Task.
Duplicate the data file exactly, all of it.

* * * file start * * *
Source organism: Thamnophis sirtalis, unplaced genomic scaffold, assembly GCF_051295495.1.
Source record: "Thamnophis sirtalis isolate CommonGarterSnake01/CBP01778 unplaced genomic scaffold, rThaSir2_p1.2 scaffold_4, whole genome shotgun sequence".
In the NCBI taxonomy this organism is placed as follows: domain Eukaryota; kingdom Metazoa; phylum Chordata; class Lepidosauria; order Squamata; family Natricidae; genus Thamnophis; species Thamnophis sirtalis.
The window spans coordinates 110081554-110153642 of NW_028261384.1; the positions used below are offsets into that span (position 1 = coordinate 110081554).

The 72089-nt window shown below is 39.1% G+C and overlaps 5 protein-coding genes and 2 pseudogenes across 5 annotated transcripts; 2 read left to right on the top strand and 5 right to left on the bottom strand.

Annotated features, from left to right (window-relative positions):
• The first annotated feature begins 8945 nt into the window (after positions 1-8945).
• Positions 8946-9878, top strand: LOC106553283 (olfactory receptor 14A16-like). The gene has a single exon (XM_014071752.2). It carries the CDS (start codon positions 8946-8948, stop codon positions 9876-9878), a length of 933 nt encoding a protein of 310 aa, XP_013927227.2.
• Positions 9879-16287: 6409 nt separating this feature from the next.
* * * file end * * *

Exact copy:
Source organism: Thamnophis sirtalis, unplaced genomic scaffold, assembly GCF_051295495.1.
Source record: "Thamnophis sirtalis isolate CommonGarterSnake01/CBP01778 unplaced genomic scaffold, rThaSir2_p1.2 scaffold_4, whole genome shotgun sequence".
In the NCBI taxonomy this organism is placed as follows: domain Eukaryota; kingdom Metazoa; phylum Chordata; class Lepidosauria; order Squamata; family Natricidae; genus Thamnophis; species Thamnophis sirtalis.
The window spans coordinates 110081554-110153642 of NW_028261384.1; the positions used below are offsets into that span (position 1 = coordinate 110081554).

The 72089-nt window shown below is 39.1% G+C and overlaps 5 protein-coding genes and 2 pseudogenes across 5 annotated transcripts; 2 read left to right on the top strand and 5 right to left on the bottom strand.

Annotated features, from left to right (window-relative positions):
• The first annotated feature begins 8945 nt into the window (after positions 1-8945).
• Positions 8946-9878, top strand: LOC106553283 (olfactory receptor 14A16-like). The gene has a single exon (XM_014071752.2). It carries the CDS (start codon positions 8946-8948, stop codon positions 9876-9878), a length of 933 nt encoding a protein of 310 aa, XP_013927227.2.
• Positions 9879-16287: 6409 nt separating this feature from the next.